Howard Wright


Before I write the next poem I'm reminded
of a few years back in the godless, alcoholic
after-hours of a New Year's party, when the
streets are never empty and everyone is full,
and taxis can't be had for love nor money,
we borrowed two of your brother's sheepskin coats

for the long haul down the hill into the
embrace of the town, and home; to the house
before this one, hardly crediting the late night
(or early morning) and lifting our heavy
Puritan collars to re-focus the slurred
greetings, the boozy Happy New Years,
though of course too far gone to respond,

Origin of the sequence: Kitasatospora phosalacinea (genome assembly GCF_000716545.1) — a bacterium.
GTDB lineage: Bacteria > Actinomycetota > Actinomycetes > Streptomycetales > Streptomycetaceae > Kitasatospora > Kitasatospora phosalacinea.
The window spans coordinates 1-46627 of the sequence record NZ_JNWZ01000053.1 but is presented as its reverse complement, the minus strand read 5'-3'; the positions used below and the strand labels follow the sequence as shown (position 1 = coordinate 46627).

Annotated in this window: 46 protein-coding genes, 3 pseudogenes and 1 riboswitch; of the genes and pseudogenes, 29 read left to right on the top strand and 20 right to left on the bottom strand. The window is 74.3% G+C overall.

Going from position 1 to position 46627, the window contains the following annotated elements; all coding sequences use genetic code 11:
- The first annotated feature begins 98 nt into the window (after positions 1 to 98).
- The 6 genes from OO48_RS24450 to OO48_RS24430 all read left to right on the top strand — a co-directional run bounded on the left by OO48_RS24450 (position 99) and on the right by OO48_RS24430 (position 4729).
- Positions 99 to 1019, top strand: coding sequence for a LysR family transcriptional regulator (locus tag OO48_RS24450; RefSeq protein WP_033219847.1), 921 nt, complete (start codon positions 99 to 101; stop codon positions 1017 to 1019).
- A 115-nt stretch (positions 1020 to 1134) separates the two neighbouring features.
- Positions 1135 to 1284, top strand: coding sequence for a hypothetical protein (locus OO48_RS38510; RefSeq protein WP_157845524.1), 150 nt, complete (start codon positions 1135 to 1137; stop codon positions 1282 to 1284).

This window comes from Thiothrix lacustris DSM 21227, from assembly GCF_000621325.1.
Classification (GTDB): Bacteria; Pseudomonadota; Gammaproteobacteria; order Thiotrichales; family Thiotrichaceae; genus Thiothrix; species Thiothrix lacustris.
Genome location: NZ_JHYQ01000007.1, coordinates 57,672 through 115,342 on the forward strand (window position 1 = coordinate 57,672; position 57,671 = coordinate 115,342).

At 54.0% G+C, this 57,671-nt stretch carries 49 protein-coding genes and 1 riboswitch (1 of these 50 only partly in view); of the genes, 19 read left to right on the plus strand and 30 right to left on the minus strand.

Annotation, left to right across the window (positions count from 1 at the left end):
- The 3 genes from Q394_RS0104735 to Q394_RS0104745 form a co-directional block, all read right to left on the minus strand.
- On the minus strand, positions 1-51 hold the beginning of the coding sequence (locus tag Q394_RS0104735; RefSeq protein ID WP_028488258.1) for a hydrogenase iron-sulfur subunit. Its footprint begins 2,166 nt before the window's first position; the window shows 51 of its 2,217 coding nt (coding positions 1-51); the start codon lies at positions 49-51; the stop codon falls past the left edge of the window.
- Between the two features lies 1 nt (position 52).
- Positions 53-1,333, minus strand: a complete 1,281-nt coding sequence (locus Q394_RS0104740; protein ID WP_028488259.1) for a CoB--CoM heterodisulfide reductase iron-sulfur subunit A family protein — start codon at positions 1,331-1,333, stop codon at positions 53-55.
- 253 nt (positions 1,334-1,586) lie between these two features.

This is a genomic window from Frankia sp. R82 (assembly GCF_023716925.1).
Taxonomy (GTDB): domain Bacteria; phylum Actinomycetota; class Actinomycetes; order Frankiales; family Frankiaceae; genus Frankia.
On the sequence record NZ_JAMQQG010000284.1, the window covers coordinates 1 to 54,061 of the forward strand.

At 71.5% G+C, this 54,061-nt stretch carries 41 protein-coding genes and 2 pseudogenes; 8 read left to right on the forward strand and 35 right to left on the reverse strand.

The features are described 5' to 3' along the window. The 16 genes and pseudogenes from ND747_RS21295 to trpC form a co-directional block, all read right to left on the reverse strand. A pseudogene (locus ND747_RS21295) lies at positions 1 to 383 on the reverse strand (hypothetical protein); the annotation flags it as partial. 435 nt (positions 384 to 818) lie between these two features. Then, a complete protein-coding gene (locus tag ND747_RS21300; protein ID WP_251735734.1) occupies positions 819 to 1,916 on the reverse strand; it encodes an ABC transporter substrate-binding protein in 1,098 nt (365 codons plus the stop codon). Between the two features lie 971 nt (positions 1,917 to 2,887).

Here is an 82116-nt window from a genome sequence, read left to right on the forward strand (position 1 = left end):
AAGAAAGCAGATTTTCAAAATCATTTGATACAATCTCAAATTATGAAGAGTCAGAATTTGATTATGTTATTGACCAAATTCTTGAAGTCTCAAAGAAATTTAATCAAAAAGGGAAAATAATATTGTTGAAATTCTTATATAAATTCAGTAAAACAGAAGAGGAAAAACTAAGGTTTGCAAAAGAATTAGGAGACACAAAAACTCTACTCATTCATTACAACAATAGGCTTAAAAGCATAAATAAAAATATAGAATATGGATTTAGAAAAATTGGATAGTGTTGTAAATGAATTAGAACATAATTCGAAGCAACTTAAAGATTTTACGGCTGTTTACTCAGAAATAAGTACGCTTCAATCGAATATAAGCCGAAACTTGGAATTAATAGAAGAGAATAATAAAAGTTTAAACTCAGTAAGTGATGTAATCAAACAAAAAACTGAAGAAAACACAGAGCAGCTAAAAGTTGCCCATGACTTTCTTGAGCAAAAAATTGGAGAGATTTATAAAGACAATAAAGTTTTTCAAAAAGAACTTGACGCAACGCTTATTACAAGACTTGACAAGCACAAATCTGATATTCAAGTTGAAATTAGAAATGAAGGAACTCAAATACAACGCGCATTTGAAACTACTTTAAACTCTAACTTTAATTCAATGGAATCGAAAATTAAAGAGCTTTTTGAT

and much too much out of it to remove our
clothes when we finally sighted land in the
shape of a bed, and so waking up-crumpled,
suffused with smoke, woozy-like everyone
else when the day was virtually over, and
another session ripe for beginning. Then the
long walk up the hill

to return the coats. At some point
your brother seems to have taken pity on us.
He quickly reshaped the episode as a story
for his parties when guests must sing
or recite and join in the banter and crack
and a veritable Mississippi of drink.
I've learned to have a poem ready

that will deny everything. Including this.